• Create BookmarkCreate Bookmark
  • Create Note or TagCreate Note or Tag
  • PrintPrint
Share this Page URL
Help

Chapter Five. Unification > Cursor Design and a Strategy for Making Selections

5-5. Cursor Design and a Strategy for Making Selections

The traditional intent of both delimited- and incremental-string searches is to find and to select a target string in the text. Patterns that people use in searches tend to be short because long patterns are tedious to type and, in most systems, must be accurate to the character if they are to match the target. Therefore, string searches typically are not used to select even moderately large targets—say, those greater than 10 or 15 characters in length—much less truly large blocks of text. One application of string searches is to help you find the location of a desired selection, after which you use another technique, such as using a GID to drag from one end of the selection to the other, to establish the selection. However, if the ends of the selection are not visible simultaneously, you must use another strategy. The strategy consists of (1) marking one end of the selection, with the method of marking depending on the system being used; (2) using such facilities as scroll bars to make the other end of the selection visible; and (3) marking the other end of the selection. In most systems, marking the second end of the selection establishes the desired selection.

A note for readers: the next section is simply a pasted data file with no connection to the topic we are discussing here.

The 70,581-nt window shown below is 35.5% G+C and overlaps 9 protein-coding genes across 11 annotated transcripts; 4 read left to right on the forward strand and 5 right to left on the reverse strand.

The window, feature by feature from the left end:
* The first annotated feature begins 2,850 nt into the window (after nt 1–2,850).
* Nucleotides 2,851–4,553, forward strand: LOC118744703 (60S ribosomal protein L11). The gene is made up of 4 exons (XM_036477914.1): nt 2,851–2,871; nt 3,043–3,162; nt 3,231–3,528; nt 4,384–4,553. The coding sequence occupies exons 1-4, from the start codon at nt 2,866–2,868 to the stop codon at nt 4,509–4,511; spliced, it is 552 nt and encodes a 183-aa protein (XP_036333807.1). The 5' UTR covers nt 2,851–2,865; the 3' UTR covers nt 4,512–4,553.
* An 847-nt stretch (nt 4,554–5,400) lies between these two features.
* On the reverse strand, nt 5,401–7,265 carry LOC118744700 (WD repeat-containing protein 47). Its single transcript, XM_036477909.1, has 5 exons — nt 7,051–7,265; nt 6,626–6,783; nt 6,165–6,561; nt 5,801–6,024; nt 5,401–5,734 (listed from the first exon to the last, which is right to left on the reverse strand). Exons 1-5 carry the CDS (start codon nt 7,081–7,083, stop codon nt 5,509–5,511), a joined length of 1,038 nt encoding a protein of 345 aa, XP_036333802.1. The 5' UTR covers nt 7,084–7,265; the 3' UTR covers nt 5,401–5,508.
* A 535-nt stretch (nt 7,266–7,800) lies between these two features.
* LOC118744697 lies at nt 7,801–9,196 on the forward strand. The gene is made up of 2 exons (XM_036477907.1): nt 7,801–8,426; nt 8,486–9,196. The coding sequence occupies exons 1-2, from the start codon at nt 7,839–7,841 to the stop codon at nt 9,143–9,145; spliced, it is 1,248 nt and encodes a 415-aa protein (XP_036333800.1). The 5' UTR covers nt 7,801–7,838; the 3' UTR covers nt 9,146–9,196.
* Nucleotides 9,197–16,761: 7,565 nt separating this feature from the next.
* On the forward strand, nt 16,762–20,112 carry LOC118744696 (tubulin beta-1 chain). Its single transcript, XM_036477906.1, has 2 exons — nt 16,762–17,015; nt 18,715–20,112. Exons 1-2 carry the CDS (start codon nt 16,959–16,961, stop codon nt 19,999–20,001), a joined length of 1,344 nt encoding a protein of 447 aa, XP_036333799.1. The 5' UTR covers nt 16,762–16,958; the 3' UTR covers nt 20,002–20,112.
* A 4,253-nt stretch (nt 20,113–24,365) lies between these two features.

A more efficient approach is to design the search mechanism such that it positions the cursor on a particular character. Two such positionings can be used to define the first and last characters of a selection. The multiplicity of mechanisms conventionally needed to find the ends of a selection—cursor motion, scrolling, various page and pattern find facilities, and so on—and to mark them are replaced with one mechanism used twice, making learning, operation, and habituation easier and simplifying the implementation.


PREVIEW

                                                                          

Not a subscriber?

Start A Free Trial


  
  • Creative Edge
  • Create BookmarkCreate Bookmark
  • Create Note or TagCreate Note or Tag
  • PrintPrint